Sunday, August 3, 2008

Adopt a Big Box.

Class consciousness is alive and well in America. One manifestation of this that many bicycle commuters are familiar with is some one shouting out the window of their car “get that thing on the side walk”. There are class divides within the bicycling community as well. It seems to me that the biggest gap is between those that view a sixty dollar bike from a big box store as “just as good” as one costing much more, and those of us willing to pay more. I have lately been trying to bridge that gap.

I admit that I was one such snob, who looked down on the guys on the Big Box Bikes. You could tell them from a distance because the bike always seems to be ill fitting. The reason for this, as many know, is that Wal-Mart and Target sell bikes . . . period. The seat height is “adjusted” during assembly by sliding it all the way down, and tightening the nut. There is no attempt to fit the bike, as there would be at a good bike shop.

Last Monday on my ride to the trolley I passed a guy that I had seen on the trolley before. He is about my age, (fiftyish) but not fat like me. I passed him like he was standing still. When he got to the station he approached me and asked me if I could explain to him how the gears worked. It was then that I got the idea of adopt a Big Boxer. Over the last week I have explained cadence to him, and how to select the correct gear. I also recommended that he keep the tires fully pumped, and to raise the seat. I explained how to determine the correct height. By Wednesday he was so appreciative, and I made another friend.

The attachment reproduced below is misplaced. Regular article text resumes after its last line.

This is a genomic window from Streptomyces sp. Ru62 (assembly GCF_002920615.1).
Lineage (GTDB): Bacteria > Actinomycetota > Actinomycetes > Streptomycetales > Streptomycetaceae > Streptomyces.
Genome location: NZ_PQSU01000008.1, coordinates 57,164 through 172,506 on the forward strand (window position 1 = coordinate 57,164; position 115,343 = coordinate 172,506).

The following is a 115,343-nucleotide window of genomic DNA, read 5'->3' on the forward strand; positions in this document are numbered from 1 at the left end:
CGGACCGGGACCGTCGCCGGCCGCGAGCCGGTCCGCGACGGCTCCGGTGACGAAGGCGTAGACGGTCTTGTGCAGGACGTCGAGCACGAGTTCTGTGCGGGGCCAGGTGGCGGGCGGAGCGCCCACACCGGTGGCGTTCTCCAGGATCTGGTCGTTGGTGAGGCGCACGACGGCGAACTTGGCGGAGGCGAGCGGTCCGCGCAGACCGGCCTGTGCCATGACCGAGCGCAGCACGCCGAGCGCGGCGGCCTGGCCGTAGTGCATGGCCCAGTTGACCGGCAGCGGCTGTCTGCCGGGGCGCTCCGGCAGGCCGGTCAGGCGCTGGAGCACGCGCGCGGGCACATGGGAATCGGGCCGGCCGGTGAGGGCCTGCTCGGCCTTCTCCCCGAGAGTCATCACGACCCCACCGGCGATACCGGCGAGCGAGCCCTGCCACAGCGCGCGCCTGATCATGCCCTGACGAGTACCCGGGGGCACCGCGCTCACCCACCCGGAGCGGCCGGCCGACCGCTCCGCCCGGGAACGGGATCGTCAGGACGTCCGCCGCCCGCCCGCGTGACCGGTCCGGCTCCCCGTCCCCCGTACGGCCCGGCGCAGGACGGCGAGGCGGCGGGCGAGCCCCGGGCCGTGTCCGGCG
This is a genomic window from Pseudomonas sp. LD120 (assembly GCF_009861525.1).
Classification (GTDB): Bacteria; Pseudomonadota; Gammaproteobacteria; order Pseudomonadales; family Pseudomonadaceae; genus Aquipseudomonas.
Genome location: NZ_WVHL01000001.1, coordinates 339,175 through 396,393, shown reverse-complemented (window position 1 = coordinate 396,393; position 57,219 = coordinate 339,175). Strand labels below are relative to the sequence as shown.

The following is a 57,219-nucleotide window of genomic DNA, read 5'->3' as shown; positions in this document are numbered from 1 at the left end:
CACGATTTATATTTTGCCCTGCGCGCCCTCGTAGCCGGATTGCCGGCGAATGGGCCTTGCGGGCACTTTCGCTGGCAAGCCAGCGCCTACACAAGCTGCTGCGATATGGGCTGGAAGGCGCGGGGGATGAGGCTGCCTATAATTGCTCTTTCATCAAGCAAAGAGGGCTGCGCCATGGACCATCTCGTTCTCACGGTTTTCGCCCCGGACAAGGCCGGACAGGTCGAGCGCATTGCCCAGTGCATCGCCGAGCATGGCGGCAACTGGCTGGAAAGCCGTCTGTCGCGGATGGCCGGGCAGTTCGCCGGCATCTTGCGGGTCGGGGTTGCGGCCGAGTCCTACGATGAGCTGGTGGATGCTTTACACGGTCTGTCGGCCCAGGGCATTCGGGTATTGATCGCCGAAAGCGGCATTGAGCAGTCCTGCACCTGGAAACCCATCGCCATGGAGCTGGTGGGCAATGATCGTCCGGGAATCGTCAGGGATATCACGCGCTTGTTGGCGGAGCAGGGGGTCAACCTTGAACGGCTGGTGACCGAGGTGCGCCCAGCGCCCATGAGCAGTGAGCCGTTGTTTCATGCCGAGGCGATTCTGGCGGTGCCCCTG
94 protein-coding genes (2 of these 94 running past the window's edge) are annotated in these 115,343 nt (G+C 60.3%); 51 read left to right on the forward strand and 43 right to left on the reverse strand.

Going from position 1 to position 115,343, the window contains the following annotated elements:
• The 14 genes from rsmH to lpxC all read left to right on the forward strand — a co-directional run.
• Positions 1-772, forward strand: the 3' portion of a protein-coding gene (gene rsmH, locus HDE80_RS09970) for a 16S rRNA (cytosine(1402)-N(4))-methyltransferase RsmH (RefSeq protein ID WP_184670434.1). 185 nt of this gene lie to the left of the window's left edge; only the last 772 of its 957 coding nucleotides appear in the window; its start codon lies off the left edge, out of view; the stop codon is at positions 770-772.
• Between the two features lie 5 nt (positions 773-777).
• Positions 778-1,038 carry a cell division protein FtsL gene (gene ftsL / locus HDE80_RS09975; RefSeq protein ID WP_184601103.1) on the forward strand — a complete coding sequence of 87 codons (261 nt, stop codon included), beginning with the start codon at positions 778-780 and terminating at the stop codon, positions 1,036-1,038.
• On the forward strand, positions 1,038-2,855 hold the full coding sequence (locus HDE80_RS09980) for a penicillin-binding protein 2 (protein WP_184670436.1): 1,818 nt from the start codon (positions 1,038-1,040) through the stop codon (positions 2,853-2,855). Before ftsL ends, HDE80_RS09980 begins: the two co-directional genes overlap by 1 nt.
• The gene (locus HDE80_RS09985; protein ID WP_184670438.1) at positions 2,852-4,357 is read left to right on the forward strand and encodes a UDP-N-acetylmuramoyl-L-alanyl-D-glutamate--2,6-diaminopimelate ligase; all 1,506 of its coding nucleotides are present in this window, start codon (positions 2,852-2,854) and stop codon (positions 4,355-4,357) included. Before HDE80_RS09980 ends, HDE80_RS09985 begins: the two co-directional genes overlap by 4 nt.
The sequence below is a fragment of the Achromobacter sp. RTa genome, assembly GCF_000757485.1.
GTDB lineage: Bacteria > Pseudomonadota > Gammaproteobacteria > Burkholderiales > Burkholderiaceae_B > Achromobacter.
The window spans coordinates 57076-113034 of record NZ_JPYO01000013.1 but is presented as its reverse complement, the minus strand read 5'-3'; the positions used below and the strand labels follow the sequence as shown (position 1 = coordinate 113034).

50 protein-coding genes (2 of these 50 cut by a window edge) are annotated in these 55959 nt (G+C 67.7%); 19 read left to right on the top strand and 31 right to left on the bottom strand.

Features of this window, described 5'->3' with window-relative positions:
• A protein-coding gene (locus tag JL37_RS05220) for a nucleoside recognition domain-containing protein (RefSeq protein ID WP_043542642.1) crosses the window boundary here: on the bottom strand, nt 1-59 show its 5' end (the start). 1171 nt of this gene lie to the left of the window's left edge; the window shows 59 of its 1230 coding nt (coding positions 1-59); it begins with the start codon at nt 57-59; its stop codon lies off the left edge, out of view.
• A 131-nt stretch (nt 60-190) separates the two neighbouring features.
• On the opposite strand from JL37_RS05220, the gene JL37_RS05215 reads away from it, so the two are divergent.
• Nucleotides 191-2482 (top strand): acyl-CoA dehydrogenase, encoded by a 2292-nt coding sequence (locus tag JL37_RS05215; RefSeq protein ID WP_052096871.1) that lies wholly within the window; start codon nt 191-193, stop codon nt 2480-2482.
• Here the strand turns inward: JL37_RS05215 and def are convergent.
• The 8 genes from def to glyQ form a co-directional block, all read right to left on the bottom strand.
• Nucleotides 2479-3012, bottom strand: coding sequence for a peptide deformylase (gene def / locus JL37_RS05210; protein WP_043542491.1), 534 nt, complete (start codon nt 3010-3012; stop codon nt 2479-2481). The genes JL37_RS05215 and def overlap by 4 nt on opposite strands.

His story seems to be pretty typical. He hadn’t owned a bike since he was a kid, and gas prices made him to decide to try bicycle commuting. Put off by the prices at specialty bike shops, he goes to the big box and gets a dual shock bike, mistakenly equating a full suspension with overall quality. This is an intuitive conclusion that the marketing people at the big boxes count on.

For commuting, I prefer a hybrid, and think that full suspension adds weight, and absorbs energy that I desperately need. I am still faster that my new found friend, but he tells me his speed has improved, and he is working less hard thanks to my suggestions. The biggest difference, I have told him, is that my hybrid, with it’s 720mm, 90psi tires, has less rolling resistance than his fat, 65psi tires do. But, the bottom line is that it gets him to the train on time.

There are many good sites that deal with bike setup, including this one.

On another note.

I met a couple of British tourists on the train last week. Thomas and Mel were vacationing from their small town near Cornwall, and had ridden a tandem all the way from Vancouver B.C. to San Diego. We had boarded the trolley together at old town. I had introduced myself to them with a piece of cyclist-train rider etiquette that is becoming common place; we exchanged destinations. With this information the bikes could be loaded in a first on, last off sequence.

I was impressed with the ease that they had loading their behemoth. They obviously had practice. They were taking the train all the way to the end of the line in Santee, and from there were planning to ride to the mountain village of Julian (close to a four thousand foot climb in 50 miles) to spend the last days of their vacation.